Tuesday, July 21, 2009

Meth labs: Do you know the history of your home?

I've been watching the first season of the AMC television series called "Breaking Bad" in which the main character, a high school chemistry teacher, decides to use his chemistry skills to produce high quality methamphetamine with a former student, after he is diagnosed with terminal lung cancer. Why? Because he wants to make sure his pregnant wife and teenage son, who has cerebral palsy, are financially secure once he is gone. I want to point out that while using your chemistry degree to make illegal drugs is bad, this is one of the few (if not the only) instances where a chemist is the main character on a TV series, and he's not your stereotypical nerdy, geeky, white male in a labcoat either. OK, maybe he starts out that way...

Anyway, I recently saw this article in the New York Times, and it's horrifying. I've heard about how once a residence has been the site of a meth lab, it's pretty much uninhabitable. What I can't believe is that such information can be withheld, and people have no idea that they're moving into and living in a toxic waste contaminated home. One homeowner later found out that there were high concentrations of meth on her kitchen countertops -- where she was sterilizing bottles and preparing baby food(!)

According to the article, people who live in these contaminated environments have succumbed to mysterious illnesses -- migraines, kidney disease, respiratory problems -- and pets have died. The fumes and chemicals from methamphetamine production can permeate drywall, carpets, insulation, and air ducts. The cost of cleaning a site can range from $5,000 - $100,000. Some states require cleanup and disclosure at the time of sale of the house's history. This obviously works really well, since one homeowner said that the former owner of their house -- who is now in prison -- had checked "no" on the disclosure form when asked if the house had ever been a meth lab...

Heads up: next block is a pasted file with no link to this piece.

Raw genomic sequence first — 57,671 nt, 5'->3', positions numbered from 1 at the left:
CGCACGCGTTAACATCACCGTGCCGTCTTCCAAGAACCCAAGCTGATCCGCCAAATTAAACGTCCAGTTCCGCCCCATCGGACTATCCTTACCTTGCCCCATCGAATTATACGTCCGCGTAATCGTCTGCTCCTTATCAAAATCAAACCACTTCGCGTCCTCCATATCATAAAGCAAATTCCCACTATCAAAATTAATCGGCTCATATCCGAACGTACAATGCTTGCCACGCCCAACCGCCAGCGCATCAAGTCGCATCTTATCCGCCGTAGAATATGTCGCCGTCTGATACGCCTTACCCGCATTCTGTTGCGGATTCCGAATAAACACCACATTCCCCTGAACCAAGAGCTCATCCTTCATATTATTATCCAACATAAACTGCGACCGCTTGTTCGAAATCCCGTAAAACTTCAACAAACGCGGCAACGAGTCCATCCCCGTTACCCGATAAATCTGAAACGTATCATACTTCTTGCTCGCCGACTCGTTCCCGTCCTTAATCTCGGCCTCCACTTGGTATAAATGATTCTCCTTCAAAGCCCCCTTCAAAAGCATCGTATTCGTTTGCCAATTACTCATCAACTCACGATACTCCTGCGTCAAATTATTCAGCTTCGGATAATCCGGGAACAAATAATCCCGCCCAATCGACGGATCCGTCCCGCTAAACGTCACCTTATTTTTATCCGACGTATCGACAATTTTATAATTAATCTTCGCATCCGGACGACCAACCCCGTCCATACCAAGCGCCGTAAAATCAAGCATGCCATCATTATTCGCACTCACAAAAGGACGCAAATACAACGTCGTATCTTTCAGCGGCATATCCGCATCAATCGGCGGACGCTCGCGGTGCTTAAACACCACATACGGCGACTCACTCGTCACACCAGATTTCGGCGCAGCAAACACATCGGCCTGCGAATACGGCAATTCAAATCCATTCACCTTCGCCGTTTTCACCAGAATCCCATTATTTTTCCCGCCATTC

Here is a document from the EPA titled "RCRA Hazardous Waste Identification of Methamphetamine Production Process By-products" that describes generally how methamphetamine is made, and it has a surprisingly lengthy list of chemicals commonly found at former meth labs. Here are some nastier ones: sodium/potassium/hydrogen cyanides, dimethyl sulfate, phosphine, sulfur trioxide, thionyl chloride, lead acetate, and the list goes on...

Unfortunately, there are no national standards governing meth contamination, and where there are state laws, the property owner is almost always held financially responsible for the cleanup. The CDC has a list of documents (alphabetically by state) that give a general overview of legislation, ordinances, policies, and regulations regarding methamphetamine, meth lab cleanup, and public health risks.

Do you know the history of your house?

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